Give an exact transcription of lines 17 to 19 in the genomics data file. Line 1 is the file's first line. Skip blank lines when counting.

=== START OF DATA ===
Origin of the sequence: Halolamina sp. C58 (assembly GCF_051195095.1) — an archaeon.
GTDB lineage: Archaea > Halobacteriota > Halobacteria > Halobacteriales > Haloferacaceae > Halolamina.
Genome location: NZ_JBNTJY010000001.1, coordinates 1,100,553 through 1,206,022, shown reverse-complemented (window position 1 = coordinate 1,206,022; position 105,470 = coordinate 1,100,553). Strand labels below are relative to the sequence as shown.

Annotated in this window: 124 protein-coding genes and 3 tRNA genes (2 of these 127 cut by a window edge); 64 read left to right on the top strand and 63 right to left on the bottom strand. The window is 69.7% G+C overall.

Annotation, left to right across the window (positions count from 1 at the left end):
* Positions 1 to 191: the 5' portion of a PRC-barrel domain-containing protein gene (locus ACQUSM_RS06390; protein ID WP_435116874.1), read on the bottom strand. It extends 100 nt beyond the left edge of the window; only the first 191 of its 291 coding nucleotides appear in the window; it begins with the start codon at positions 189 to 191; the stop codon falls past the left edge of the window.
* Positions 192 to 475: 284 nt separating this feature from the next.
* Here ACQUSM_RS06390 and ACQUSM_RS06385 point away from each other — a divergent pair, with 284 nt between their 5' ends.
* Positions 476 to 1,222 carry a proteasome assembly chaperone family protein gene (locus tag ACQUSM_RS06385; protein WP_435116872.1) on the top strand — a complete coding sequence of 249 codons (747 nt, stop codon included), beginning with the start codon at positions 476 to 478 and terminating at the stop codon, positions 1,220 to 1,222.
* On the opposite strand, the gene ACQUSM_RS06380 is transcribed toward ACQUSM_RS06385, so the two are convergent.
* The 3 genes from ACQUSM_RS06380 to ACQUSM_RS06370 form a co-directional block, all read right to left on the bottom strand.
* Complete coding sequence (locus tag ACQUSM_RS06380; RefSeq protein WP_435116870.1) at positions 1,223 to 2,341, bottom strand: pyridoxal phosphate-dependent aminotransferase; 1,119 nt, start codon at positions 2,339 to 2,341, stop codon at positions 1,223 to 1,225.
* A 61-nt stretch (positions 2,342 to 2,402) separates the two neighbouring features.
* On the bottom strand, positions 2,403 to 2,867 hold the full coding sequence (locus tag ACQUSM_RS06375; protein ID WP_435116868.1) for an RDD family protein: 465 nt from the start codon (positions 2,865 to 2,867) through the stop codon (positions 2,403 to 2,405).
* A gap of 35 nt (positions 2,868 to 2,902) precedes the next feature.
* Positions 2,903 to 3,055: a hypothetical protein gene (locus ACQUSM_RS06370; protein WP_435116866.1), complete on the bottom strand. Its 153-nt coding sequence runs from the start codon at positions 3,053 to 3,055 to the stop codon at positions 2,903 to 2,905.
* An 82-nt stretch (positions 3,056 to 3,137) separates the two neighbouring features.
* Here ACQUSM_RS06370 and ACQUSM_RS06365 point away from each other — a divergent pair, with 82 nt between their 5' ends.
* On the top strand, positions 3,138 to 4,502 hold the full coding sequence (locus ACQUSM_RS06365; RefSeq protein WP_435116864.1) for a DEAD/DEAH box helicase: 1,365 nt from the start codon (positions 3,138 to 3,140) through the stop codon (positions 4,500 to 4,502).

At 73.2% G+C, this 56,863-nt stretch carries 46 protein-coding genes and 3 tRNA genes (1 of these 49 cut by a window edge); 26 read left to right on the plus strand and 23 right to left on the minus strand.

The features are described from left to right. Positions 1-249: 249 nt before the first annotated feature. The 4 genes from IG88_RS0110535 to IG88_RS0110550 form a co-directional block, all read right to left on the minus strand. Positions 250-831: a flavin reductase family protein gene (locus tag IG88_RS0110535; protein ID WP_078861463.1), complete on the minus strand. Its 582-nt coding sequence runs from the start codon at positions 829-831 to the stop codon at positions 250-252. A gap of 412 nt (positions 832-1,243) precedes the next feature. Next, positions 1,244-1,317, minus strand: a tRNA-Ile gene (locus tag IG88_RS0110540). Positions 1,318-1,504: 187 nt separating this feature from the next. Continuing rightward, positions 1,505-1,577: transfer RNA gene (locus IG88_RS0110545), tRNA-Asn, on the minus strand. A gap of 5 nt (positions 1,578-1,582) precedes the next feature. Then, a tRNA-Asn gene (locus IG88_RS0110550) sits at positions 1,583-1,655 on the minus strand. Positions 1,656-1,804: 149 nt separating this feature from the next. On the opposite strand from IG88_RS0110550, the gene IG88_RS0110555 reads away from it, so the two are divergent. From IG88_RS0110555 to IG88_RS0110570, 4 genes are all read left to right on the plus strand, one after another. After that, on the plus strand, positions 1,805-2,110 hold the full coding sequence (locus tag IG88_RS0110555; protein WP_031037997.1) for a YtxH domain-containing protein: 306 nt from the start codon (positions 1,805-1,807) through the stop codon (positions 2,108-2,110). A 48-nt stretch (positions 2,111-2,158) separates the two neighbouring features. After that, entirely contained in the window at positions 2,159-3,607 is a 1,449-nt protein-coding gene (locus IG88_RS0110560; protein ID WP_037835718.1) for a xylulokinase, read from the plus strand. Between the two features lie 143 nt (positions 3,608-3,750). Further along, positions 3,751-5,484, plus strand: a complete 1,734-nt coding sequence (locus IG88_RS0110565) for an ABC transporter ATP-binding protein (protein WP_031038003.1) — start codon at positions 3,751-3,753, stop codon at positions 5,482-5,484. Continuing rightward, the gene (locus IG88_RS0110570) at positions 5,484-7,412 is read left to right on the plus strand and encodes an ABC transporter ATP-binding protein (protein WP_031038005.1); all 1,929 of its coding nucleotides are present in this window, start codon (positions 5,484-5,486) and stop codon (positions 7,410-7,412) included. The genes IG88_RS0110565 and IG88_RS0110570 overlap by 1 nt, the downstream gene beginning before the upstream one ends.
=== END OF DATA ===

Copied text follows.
* An 82-nt stretch (positions 3,056 to 3,137) separates the two neighbouring features.
* Here ACQUSM_RS06370 and ACQUSM_RS06365 point away from each other — a divergent pair, with 82 nt between their 5' ends.
* On the top strand, positions 3,138 to 4,502 hold the full coding sequence (locus ACQUSM_RS06365; RefSeq protein WP_435116864.1) for a DEAD/DEAH box helicase: 1,365 nt from the start codon (positions 3,138 to 3,140) through the stop codon (positions 4,500 to 4,502).